The Charity Commission asked Dominic Grieve, the Attorney General, last year to refer the law on religion and public benefit to the charity tribunal, according to a parliamentary briefing published by the commission this week.
Grieve gave his reasons for not making such a reference in a parliamentary answer to MPs last month, but did not mention the request from the commission.
The new commission briefing gives the background to the application for charitable status by the Preston Down Trust, a congregation of the Plymouth Brethren in Devon. It says that the Attorney General "wrote to us in relation to our request that a reference be brought in the Tribunal to clarify the law in this area."
The briefing says the Attorney General's letter quoted the Solicitor General's view was that there was a point of law that required clarification in respect of the removal of the presumption of public benefit from religious charities, but that "a reference, whilst assisting the Commission by clarifying the law in this and similar cases, will be unable to give more comprehensive guidance in this area which would be of universal application."
Asked about the Attorney General apparently turning down a commission request, a spokeswoman for the commission said it discussed a reference with the Attorney General in advance of making the decision to refuse charitable status to the Preston Down Trust. "In doing so, there was no disagreement with the Attorney General on any of the issues raised or the advice he provided to the Commission," she said.
The Attorney General's response quoted in the briefing went on to say that if the Charity Commission had doubts about a particular organisation it "might refuse the application for registration and have the particular facts in this case tested by way of challenge."
In June last year the commission did turn down the application, and the trust appealed to the tribunal, which is due to hear the case in March. Since the decision, some MPs have accused the commission of prejudice against Christianity and the case has been examined in the inquiry into the operation of charity law by the Commons Public Administration Select Committee.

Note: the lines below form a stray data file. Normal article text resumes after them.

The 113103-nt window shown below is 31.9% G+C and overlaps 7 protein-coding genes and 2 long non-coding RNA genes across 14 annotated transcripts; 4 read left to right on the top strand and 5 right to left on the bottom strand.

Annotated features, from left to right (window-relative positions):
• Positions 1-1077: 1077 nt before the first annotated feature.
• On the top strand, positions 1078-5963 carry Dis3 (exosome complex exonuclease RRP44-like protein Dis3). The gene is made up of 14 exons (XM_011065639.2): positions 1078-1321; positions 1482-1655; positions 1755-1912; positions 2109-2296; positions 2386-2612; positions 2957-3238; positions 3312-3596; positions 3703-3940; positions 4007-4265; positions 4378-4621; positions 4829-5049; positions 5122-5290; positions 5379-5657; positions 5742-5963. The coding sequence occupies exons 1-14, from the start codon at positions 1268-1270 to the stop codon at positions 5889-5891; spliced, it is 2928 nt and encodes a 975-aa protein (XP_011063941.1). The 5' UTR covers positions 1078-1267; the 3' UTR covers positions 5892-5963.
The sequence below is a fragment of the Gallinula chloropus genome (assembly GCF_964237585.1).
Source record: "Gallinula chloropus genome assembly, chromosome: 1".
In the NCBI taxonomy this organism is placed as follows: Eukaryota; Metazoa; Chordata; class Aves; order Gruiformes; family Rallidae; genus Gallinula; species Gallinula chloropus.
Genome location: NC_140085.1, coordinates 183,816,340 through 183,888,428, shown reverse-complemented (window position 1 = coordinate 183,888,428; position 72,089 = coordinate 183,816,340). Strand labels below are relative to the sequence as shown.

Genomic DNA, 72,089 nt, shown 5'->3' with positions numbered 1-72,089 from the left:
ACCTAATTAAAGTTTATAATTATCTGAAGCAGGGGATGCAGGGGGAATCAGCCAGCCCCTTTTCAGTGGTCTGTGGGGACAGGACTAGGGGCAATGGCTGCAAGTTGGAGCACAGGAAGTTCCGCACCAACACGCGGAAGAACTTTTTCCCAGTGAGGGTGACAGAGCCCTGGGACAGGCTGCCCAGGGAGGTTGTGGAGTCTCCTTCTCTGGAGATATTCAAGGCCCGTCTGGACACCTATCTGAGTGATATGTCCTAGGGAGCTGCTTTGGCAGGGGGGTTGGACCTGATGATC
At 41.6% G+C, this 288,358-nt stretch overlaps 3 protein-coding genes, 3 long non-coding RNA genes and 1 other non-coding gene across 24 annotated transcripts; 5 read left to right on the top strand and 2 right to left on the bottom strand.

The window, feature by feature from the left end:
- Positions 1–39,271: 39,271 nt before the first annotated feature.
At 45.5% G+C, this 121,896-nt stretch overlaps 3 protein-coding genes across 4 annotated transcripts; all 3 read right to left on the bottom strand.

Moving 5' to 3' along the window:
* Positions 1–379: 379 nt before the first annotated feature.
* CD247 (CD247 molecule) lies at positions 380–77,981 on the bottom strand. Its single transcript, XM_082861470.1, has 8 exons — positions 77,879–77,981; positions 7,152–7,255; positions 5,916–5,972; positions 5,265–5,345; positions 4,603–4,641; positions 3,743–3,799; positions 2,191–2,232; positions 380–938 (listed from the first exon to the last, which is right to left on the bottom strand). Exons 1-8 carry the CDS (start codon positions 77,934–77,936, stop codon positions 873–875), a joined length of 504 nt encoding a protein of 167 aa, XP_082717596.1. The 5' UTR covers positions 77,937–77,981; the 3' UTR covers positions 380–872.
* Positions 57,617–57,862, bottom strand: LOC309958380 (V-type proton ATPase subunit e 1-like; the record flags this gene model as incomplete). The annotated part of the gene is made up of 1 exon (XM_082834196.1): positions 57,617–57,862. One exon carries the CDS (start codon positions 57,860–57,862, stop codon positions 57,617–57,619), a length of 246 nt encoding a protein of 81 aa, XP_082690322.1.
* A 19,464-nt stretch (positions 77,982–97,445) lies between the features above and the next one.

In a submission to the select committee last November, the Plymouth Brethren Christian Church protested that the Preston Down Trust was, in effect, being required to bear the costs from its charitable funds of clarifying the law and argued that the Attorney-General should be involved in such a case and the cost should be borne by public funds.
The new briefing paper says it has been produced because the commission is aware thgat there has been "considerable parliamentary interest" in its decision to refuse charitable status to the trust. It describes the history and practices of the group, which practises separation from society based on a translation of the Bible by the 19th-century evangelist JN Darby. Followers of these teachings are traditionally called Exclusive Brethren, it says.
The briefing does not explain the commission's reasons for its refusal, but it has said in a document submitted to the Public Administration Select Committee inquiry that it was concerned about meaningful public access to its religious services.
It also said that any alleged harm or detriment must be balanced against the benefit, and it was aware of some criticism of the practices known as "shutting up" and "withdrawal" by the Plymouth Brethren, and of the effect of the doctrine of separation on family and social life.
This week's briefing says: "It is important to say that our decision is not about the validity of the Christian religion which the members follow, nor is there any suggestion of criticism of the membership and their religious practices. The legal question for the Charity Commission is whether this particular organisation is advancing the Christian religion for the public benefit, according to charity law. This is a wider question than simply 'are they a religious organisation'.
The briefing says the commission has registered hundreds of Christian charities since 2006 and always aimed to remain impartial. It says says "it may seem strange" that a civil regulator was in charge of making decisions about the merits of different religious organisations, but this was an appropriate thing for it to do.
"We recognise that the role of registering charities and making decisions about charitable status, when the advancement of religion is a charitable purpose, means that the Charity Commission sometimes has to make difficult and finely balanced decisions about the implications of religious belief, doctrine and practice," the briefing says.